How to use Microsoft 365 recovery and backup features

Microsoft 365 has several features to protect and recover Office documents. Learn how to use them to protect your work.

Image: IB Photography/Adobe Stock

Microsoft 365 users have out-of-the-box file recovery and backup features. Others need to be enabled, so it’s a good idea to familiarize yourself with what’s available.

By default, Office applications save files to the default folder. However, you can save a file virtually anywhere: to a folder on your local system, a network location, the cloud, and even an external source, such as a USB drive or DVD.

Microsoft 365 also saves a copy of your files to OneDrive by default. Although some users choose to disable OneDrive, I encourage you to leave it enabled, as it enables autosave and version history. In this article, we will review several built-in features that will help you protect and recover files.

SEE: Google Workspace vs. Microsoft 365: A side-by-side analysis with checklist (TechRepublic Premium)

I’m using Microsoft 365 on a 64-bit Windows 10 system, but you can use an older version. There is no demo file; you won’t need it. These features interact with the web and OneDrive versions.

How to use AutoSave for Microsoft 365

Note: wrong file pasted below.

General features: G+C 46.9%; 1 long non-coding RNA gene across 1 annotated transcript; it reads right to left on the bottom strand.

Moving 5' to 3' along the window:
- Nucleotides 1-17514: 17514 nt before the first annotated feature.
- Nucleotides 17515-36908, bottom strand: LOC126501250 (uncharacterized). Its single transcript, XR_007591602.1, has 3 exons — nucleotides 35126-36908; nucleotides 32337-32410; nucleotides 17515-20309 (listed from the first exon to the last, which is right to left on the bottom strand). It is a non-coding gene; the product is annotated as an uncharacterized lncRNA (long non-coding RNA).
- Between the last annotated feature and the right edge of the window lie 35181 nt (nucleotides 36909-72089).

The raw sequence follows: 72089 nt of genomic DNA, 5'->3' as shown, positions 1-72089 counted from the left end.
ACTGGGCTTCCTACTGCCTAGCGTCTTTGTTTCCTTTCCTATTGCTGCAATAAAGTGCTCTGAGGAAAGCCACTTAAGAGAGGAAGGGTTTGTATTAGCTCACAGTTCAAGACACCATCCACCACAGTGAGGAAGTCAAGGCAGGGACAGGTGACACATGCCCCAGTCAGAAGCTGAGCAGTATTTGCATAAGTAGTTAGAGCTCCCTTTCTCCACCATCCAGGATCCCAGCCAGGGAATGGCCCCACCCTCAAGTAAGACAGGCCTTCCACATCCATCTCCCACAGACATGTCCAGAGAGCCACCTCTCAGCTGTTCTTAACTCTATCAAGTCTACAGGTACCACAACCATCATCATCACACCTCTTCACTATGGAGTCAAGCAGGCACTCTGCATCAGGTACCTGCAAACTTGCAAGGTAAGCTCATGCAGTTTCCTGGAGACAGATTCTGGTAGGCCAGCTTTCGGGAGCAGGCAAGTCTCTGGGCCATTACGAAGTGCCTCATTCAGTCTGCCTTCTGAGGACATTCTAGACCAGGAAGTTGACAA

Microsoft 365 subscribers have built-in backup protection called AutoSave. This feature automatically saves Excel, Word and PowerPoint files every few seconds as you work. Autosave is enabled by default in Microsoft 365 when a file is stored on OneDrive, OneDrive for Business, or SharePoint Online. If Save As changes to Save a Copy on the File tab, you know the file is being saved to OneDrive.

To find this feature, look in the upper left corner of the title bar or on the quick access toolbar as shown in Figure A. It’s a toggle, so you have the power to turn it on and off. If you don’t see the toggle, you’re probably not using the latest versions of Office apps. If you think you are and cannot find it, contact your administrator.

Figure A

Image: Susan Harkins/TechRepublic. Enable autosave.

If you click the toggle to enable the autosave feature and your app can’t handle the request, it will display a message explaining why. Follow the instructions provided if you want to use AutoSave with this file. If you don’t, you can’t use AutoSave.

If AutoSave isn’t working, you may have a conflict between your existing personal OneDrive and the new OneDrive for business. You can disable personal OneDrive, but unless you disable the backup folders option, your system may still sync with personal instead of the new work OneDrive. To resolve this issue, follow these steps:

  1. Click the personal OneDrive icon on the taskbar. It should have a red symbol to indicate that it is not activated.
  2. In the resulting window, click Settings, then click Settings again from the drop-down list.
  3. Click the Backup tab and click Manage Backup.
  4. Figure B shows the settings you want to see, but most likely you see blue links that say Stop Backup. Click all Stop Backup links. By default, Microsoft 365 runs a backup on these three folders (you can add more).